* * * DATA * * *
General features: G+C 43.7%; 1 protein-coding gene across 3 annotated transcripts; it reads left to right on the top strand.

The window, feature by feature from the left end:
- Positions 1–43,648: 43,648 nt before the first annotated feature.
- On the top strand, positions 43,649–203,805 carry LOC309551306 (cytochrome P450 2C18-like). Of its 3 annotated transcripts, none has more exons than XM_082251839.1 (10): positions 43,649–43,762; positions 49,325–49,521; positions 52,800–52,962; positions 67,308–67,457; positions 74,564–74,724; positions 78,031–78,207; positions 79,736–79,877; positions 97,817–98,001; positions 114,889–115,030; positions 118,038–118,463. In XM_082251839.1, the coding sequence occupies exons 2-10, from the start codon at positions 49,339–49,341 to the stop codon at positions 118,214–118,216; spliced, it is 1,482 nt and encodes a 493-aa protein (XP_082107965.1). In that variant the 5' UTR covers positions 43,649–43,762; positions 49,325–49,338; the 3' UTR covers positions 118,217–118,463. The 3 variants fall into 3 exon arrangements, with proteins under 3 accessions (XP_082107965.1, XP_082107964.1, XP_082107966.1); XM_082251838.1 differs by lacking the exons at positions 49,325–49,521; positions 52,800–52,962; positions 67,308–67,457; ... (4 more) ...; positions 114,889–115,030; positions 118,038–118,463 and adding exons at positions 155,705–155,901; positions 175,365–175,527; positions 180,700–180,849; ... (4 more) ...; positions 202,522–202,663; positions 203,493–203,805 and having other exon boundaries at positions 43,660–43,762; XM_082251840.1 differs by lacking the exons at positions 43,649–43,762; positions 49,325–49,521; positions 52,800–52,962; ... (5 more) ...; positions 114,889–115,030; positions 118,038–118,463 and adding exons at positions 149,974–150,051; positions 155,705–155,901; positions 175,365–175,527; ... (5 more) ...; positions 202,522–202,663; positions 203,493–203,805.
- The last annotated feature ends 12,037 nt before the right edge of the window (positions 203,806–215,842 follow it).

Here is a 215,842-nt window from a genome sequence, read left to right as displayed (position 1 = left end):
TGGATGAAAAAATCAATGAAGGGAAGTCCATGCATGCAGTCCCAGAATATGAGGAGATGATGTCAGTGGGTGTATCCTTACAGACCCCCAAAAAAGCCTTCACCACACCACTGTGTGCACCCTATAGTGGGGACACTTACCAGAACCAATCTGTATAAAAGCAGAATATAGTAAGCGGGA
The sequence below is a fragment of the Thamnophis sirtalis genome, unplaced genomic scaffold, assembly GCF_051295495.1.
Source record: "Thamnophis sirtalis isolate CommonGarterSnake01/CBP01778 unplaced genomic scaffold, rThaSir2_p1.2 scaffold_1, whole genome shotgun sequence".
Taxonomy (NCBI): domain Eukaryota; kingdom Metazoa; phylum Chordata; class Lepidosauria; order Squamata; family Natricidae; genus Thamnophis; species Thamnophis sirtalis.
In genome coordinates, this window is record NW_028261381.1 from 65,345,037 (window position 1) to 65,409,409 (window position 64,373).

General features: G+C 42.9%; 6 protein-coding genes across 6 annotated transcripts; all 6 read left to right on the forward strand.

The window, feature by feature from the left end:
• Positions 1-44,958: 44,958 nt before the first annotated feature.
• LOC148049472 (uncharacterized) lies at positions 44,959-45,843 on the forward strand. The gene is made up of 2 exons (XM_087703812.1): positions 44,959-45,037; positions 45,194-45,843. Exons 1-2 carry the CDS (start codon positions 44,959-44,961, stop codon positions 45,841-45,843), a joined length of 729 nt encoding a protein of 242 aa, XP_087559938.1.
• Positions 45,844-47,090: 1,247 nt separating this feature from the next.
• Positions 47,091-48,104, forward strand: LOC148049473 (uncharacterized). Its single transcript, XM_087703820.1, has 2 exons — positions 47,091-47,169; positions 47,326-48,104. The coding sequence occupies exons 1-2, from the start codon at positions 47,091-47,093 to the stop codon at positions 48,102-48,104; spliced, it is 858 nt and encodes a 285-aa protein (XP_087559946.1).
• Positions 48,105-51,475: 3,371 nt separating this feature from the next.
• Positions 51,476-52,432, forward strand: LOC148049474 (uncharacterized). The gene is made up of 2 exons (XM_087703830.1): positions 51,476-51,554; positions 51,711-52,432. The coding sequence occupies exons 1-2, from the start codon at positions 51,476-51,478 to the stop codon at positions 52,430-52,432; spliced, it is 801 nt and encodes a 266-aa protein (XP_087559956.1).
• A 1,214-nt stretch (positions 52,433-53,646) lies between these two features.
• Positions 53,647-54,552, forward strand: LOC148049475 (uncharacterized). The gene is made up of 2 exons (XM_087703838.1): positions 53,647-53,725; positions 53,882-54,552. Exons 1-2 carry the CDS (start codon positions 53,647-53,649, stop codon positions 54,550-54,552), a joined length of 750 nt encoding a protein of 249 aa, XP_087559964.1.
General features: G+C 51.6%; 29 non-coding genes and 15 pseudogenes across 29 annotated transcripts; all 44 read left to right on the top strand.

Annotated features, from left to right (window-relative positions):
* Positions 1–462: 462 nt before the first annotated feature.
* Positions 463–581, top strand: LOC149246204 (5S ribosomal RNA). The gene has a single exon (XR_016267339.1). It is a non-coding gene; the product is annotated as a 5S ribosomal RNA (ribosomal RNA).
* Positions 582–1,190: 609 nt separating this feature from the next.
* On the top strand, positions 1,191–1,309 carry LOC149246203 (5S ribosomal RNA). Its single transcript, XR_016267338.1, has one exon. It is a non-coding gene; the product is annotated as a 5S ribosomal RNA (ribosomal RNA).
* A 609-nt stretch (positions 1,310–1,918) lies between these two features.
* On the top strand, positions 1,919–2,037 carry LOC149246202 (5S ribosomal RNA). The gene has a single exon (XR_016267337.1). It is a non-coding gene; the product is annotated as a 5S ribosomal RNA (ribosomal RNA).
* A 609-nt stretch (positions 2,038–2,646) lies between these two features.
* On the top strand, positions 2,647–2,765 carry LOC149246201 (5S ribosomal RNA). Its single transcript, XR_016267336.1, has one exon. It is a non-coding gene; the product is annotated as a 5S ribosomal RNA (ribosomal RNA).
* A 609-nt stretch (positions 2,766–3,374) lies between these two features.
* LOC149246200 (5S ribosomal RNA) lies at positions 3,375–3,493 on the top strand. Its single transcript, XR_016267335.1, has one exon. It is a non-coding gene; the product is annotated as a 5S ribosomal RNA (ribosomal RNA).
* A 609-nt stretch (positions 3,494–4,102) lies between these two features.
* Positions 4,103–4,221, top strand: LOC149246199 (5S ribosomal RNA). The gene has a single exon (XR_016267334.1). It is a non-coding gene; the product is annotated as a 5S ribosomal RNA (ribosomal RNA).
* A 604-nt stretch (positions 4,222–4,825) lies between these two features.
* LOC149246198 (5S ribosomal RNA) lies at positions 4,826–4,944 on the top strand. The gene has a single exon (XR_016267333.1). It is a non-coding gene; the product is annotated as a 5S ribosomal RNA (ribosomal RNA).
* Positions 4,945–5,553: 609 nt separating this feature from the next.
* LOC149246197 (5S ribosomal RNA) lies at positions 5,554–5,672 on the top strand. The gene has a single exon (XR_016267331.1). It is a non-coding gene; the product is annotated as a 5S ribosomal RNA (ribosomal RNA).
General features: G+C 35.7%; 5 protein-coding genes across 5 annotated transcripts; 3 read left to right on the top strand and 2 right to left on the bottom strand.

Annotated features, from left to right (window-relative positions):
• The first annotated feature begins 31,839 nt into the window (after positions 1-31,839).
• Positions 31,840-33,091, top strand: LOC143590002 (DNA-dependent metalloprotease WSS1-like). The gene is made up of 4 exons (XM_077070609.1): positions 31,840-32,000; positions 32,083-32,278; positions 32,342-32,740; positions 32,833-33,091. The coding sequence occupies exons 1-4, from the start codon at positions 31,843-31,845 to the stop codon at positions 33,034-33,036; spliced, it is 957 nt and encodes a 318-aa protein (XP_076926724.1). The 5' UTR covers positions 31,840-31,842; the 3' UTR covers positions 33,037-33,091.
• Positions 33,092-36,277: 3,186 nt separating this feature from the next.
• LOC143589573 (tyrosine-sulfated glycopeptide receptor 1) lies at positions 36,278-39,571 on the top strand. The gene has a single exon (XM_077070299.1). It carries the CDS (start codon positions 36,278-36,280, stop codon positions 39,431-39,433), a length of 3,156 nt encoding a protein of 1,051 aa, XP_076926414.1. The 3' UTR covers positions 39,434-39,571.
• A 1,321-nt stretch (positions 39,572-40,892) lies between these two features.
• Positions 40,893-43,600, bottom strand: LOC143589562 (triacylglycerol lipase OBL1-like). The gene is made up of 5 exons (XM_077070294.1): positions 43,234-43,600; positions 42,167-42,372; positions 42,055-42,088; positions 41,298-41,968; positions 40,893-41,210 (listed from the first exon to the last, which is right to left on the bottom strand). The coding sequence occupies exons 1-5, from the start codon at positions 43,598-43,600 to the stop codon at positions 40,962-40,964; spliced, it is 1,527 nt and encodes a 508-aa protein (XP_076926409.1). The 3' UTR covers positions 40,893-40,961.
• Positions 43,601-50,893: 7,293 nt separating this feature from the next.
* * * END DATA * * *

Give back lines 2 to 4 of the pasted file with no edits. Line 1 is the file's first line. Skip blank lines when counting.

The window, feature by feature from the left end:
- Positions 1–43,648: 43,648 nt before the first annotated feature.
- On the top strand, positions 43,649–203,805 carry LOC309551306 (cytochrome P450 2C18-like). Of its 3 annotated transcripts, none has more exons than XM_082251839.1 (10): positions 43,649–43,762; positions 49,325–49,521; positions 52,800–52,962; positions 67,308–67,457; positions 74,564–74,724; positions 78,031–78,207; positions 79,736–79,877; positions 97,817–98,001; positions 114,889–115,030; positions 118,038–118,463. In XM_082251839.1, the coding sequence occupies exons 2-10, from the start codon at positions 49,339–49,341 to the stop codon at positions 118,214–118,216; spliced, it is 1,482 nt and encodes a 493-aa protein (XP_082107965.1). In that variant the 5' UTR covers positions 43,649–43,762; positions 49,325–49,338; the 3' UTR covers positions 118,217–118,463. The 3 variants fall into 3 exon arrangements, with proteins under 3 accessions (XP_082107965.1, XP_082107964.1, XP_082107966.1); XM_082251838.1 differs by lacking the exons at positions 49,325–49,521; positions 52,800–52,962; positions 67,308–67,457; ... (4 more) ...; positions 114,889–115,030; positions 118,038–118,463 and adding exons at positions 155,705–155,901; positions 175,365–175,527; positions 180,700–180,849; ... (4 more) ...; positions 202,522–202,663; positions 203,493–203,805 and having other exon boundaries at positions 43,660–43,762; XM_082251840.1 differs by lacking the exons at positions 43,649–43,762; positions 49,325–49,521; positions 52,800–52,962; ... (5 more) ...; positions 114,889–115,030; positions 118,038–118,463 and adding exons at positions 149,974–150,051; positions 155,705–155,901; positions 175,365–175,527; ... (5 more) ...; positions 202,522–202,663; positions 203,493–203,805.